The Reality: While 5% is a healthy benchmark for rental vacancies, it is unhealthy for owner-occupied housing (which typically represents half of existing housing). Homeowner vacancy in the U.S. has hovered around 1.5% since the ‘70s, briefly reaching 3% during the foreclosure crisis. However, 5% is well outside any healthy norm, and thus does not appear on the Census chart (to the right) showing Annual Homeowner Vacancy Rates for the United States and Regions: 1968–2019.

Mistaken Assumption: SB-828 wrongly assumed overcrowding and cost-burdening had not been considered in Department of Finance projections of housing need. The bill sought to redress what it mistakenly thought had been left out by requiring regional planning agencies to report overcrowding and cost-burdening data to the Dept. of Housing and Community Development

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The Reality: Unknown to the authors of SB-828, the Department of Finance (DOF) has for years factored overcrowding and cost-burdening into their household projections. These projections are developed by multiplying estimated population by the headship rate (the proportion of the population who will be head of a household). The Department of Finance (DOF) in conjunction with the Department of Housing and Community Development (HCD) has documented its deliberate decision to use higher headship rates to reflect optimal conditions and intentionally “alleviate the burdens of high housing cost and overcrowding.” Unfortunately, SB-828 has caused the state to double count these important numbers.

The state’s exaggerated targets unfortunately mask the real story: Decades of overachieving in market-rate housing has not reduced housing costs for lower income households.

The state has shown, with decades of data, that it cannot dictate to the market. The market is going to take care of itself. The state’s responsibility is to take care of those left behind in the market’s wake. Based on housing permit progress reports published by the Dept. of Housing and Community Development in July 2020, cities and counties in the four most populous regions continue to strongly outperform on the state’s assigned market-rate housing targets, but fail to achieve even 20% of their low-income housing target. In the Bay Area where permit records have been kept since 1997, there is evidence that this housing permit imbalance has propagated through decades of housing cycles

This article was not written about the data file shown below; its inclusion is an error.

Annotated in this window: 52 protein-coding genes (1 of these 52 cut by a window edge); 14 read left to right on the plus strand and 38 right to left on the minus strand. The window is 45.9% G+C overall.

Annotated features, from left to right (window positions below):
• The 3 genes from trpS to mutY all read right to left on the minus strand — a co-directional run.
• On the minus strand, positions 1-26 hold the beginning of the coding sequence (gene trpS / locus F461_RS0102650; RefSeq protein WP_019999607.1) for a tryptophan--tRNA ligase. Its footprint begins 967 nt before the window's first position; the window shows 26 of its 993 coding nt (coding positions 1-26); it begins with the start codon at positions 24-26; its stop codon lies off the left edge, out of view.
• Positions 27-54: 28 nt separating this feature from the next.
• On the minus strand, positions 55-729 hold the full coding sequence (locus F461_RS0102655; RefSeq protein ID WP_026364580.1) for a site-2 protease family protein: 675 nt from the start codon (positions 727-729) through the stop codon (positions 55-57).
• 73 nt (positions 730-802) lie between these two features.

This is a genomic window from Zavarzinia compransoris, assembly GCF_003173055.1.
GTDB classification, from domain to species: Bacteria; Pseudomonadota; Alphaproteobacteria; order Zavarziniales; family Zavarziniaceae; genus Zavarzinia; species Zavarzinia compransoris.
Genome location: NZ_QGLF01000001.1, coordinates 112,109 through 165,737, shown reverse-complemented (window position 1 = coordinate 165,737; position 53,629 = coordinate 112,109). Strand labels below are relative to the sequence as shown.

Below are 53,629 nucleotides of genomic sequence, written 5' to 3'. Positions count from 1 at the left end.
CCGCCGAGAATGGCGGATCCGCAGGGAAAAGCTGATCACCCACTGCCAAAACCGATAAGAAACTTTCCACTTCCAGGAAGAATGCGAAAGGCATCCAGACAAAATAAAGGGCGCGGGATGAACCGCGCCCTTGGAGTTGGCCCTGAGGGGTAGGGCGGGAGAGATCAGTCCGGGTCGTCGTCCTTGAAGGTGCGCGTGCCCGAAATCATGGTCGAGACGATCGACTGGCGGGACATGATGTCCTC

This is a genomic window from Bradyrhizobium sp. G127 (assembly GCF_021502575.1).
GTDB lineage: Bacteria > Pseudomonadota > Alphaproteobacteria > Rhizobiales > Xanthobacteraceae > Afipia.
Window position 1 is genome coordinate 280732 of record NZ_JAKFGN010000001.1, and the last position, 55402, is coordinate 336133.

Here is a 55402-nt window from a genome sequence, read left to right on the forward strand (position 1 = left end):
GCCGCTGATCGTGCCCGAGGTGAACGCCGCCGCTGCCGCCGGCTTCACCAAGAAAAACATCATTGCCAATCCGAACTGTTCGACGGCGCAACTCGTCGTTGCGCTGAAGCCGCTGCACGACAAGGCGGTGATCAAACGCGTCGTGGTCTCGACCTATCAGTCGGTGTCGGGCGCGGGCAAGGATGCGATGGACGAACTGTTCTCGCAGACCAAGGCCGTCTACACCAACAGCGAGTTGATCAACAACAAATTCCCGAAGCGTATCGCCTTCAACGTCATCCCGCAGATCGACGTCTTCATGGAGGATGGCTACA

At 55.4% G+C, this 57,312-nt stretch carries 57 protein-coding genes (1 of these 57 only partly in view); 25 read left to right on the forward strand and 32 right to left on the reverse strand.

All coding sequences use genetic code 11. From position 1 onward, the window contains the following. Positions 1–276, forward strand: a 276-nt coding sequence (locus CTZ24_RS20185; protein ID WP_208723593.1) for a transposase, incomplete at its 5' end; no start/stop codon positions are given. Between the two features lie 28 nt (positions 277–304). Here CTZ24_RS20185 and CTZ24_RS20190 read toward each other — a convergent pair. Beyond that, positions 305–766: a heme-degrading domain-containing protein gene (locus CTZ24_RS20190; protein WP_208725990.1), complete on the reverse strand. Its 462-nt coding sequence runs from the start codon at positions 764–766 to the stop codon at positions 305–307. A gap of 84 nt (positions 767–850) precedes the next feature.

It’s clear. Market-rate housing doesn’t need state incentives. Affordable housing needs state funding.

Cities are charged by the state to build one market-rate home for every one affordable home. But state laws, such as the density bonus law, incentivize developers to build market-rate units at a far higher rate than affordable units. As a result, California has been building four market-rate units for every one affordable unit for decades. And with the near-collapse of legislative funding for low-income housing in 2011, that ratio has grown to seven to eight market-rate units to each affordable unit. Yet we need one-to-one. This worsening situation can’t be fixed by zoning or incentives which are the focus of many recent housing bills and only reinforce or worsen the ever-higher market-rate housing ratios. From the data it appears that the shortage of housing resulted not from a failure by cities to issue housing permits, but rather a failure by the state to fund and support affordable housing. Future legislative efforts should take note.

Finally, since penalties are incurred for failing to reach state targets for housing permits, the methodology for developing these numbers must be transparent, rigorous and defensible. Non-performance in an income category triggers a streamlined approval process per Senate Bill 35 (2017). These exaggerated 6th cycle targets will make it impossible for cities and counties to attain even their market-rate targets, ensuring market-rate housing will qualify for incentives and bonuses meant for low income housing. Yet again low-income housing will lose out. The state needs to correct the errors in the latest housing assessment, and settle on a consistent, defensible approach going forward.

At Least Four Different Methodologies Have Forecast 2030 Housing Need for the Four Regions Been Used Simultaneously by the State to Discuss Housing Need: We Only Need One

1. The Conventional Economist Approach: uses goldilocks (not too big, not too small, just right) benchmarks for vacancies - 1.5% for owner-occupied and 5% for rental housing.

2. SB-828 Double Count: incorrectly uses a benchmark of 5% vacancy for owner-occupied housing. It also double counts overcrowding and cost-burdening

3. McKinsey’s New York Benchmark: the over-simplified approach generated an exaggerated housing gap of 3.5 Million for California. McKinsey multiplied California’s population by New York’s housing per capita to get 3.5M. New York is not a proper benchmark for California and NY’s higher housing per capita is more reflective of NY’s declining population rather than a healthy benchmark for housing

4. Jobs-to-housing ratio of 1.5: according to state planning agencies 1.5 is the optimal benchmark. Employment in the four regions is estimated to grow to 17 million by 2030 (job growth estimates prepared before COVID).**

 

 

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© 2020 The Planning Report | David Abel, Publisher, ABL, Inc.